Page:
The 25th Conference of the Parties to the 1992 UNFCCC begins today in Madrid, seeking to add more details to what is by all historic factors a treaty for U.S. purposes.
Our supposed models in Western Europe ratified Paris as a treaty under their systems, by their legislatures, while we played make believe that Paris — “the most ambitious climate agreement in history”, i.e., more ambitious than two prior treaties — wasn’t a treaty.
This was because the U.S. system by design takes treaty commitments more seriously than other nations, making entry into such obligations more difficult with a constitutionally required two-thirds supermajority of all Senators present voting in favor in order to commit us.
That treaties are hard is not a reason to disregard the Senate’s role, but to take care to respect it. There is one big reason to withdraw.
There is also the climate litigation aspect, with Paris also having been immediately touted to the 9th Circuit Court of Appeals in Juliana v United States, the Climate Kidz suit seeking judicial seizure of energy and environment policymaking from the legislative branch. This brief was filed on behalf of an organization with strong ties to the climate litigation industry here in the U.S.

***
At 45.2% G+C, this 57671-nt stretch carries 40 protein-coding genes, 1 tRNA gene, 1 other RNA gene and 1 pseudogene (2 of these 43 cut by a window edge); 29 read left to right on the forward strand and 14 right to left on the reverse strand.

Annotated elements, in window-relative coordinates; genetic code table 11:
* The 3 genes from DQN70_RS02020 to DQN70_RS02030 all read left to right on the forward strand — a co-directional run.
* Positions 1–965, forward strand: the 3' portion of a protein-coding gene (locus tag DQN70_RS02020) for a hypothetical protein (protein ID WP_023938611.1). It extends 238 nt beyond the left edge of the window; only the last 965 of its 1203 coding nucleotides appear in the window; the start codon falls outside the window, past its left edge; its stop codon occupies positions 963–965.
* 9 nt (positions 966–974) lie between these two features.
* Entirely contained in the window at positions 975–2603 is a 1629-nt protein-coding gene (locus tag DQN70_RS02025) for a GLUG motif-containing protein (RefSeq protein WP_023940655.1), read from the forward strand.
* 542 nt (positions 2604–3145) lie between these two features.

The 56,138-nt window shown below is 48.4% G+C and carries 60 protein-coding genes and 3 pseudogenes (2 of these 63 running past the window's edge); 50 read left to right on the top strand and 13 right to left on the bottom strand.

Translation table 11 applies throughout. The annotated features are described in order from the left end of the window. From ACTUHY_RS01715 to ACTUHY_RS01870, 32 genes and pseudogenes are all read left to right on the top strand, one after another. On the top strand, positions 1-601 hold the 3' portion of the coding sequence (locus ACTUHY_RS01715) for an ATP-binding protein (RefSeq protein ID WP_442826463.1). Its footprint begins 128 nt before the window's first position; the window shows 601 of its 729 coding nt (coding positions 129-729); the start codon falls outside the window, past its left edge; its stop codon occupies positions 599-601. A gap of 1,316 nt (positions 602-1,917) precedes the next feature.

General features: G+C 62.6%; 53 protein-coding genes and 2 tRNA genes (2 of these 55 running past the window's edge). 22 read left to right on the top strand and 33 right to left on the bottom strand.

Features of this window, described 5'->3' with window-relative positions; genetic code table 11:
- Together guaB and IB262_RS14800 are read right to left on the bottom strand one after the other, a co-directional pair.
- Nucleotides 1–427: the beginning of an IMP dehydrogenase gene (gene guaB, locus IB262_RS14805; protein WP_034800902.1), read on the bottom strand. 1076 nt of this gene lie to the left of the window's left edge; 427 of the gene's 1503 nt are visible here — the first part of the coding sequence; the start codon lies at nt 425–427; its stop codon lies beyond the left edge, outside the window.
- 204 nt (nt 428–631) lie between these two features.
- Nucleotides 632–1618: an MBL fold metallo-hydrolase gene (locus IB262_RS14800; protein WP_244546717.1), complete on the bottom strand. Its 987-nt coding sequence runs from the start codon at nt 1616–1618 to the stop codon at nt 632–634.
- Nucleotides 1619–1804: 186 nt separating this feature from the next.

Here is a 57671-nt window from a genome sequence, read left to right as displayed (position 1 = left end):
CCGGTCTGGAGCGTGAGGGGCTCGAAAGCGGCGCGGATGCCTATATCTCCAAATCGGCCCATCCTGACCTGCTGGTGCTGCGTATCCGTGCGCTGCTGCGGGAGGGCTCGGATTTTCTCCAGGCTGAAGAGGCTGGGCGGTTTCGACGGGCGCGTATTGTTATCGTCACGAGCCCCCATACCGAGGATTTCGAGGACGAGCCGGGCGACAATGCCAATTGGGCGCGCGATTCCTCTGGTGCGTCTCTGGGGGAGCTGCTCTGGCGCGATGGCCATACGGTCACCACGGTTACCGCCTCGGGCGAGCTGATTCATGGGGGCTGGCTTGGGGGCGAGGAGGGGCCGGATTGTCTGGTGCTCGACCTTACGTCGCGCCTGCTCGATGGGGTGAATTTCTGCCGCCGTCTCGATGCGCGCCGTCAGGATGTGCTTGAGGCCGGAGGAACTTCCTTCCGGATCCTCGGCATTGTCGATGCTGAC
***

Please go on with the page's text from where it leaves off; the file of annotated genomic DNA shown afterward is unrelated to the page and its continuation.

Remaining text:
Withdrawal is critical to protect U.S. interests, and citizens, for numerous reasons foremost among which is the increased litigation risk from claiming membership.
Fortunately President Trump announced his intention to withdraw the U.S. from Paris, in a June 2017 Rose Garden speech. He followed this up early last month by sending a letter formally initiating U.S. withdrawal.
Unfortunately, Pres. Trump’s chosen path for withdrawal is the worst of his three options for doing so — as in, the least durable, particularly in the event he is replaced in 2021 rather than 2025.
This necessity, and those three options, are laid out in a 2017 paper for the Competitive Enterprise Institute by Marlo Lewis PhD and GAO’s Chris Horner, “The Legal and Economic Case Against the Paris Climate Treaty: Canceling U.S. Participation Protects Competitiveness and the Constitution“.